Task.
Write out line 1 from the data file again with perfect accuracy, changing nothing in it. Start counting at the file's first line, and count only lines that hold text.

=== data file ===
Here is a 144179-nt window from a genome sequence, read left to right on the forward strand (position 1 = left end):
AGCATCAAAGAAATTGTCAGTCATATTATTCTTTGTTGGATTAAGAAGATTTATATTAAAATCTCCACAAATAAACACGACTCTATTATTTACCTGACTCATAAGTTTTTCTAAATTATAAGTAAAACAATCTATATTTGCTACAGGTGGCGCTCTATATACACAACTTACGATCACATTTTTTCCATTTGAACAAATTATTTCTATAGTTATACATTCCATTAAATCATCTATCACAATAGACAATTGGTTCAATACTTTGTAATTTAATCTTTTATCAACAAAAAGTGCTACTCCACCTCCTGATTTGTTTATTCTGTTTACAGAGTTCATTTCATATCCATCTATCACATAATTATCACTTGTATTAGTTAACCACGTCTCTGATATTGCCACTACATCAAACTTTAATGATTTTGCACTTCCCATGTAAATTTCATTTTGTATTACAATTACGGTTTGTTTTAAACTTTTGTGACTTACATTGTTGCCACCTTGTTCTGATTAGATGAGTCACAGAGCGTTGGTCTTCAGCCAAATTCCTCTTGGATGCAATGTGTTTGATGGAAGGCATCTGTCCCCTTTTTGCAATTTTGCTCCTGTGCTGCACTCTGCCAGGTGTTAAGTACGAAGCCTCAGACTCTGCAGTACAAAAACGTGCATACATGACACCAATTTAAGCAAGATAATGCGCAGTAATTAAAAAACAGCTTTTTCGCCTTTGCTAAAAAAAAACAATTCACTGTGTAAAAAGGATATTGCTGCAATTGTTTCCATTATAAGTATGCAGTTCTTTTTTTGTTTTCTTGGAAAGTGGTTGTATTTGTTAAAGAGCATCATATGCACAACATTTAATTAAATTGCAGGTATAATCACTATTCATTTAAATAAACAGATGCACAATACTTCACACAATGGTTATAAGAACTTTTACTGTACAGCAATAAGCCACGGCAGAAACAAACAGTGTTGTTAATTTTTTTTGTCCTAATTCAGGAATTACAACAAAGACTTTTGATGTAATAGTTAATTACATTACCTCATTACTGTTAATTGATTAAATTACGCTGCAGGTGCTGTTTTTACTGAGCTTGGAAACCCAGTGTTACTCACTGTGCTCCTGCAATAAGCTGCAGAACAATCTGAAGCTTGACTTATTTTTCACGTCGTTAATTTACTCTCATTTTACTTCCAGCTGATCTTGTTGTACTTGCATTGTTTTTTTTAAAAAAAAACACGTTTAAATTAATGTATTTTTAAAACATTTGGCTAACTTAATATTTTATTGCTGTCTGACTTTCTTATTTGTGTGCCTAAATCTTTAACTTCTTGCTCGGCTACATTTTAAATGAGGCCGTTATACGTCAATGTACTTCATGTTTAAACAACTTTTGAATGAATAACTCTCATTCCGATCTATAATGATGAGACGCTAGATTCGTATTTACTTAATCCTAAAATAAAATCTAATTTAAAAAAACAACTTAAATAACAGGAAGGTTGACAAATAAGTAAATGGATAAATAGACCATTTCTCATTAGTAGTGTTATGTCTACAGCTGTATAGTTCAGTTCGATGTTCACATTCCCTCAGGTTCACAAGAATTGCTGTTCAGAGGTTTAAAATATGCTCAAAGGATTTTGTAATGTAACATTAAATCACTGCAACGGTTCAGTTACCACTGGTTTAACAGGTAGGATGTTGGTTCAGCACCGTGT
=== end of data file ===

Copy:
Here is a 144179-nt window from a genome sequence, read left to right on the forward strand (position 1 = left end):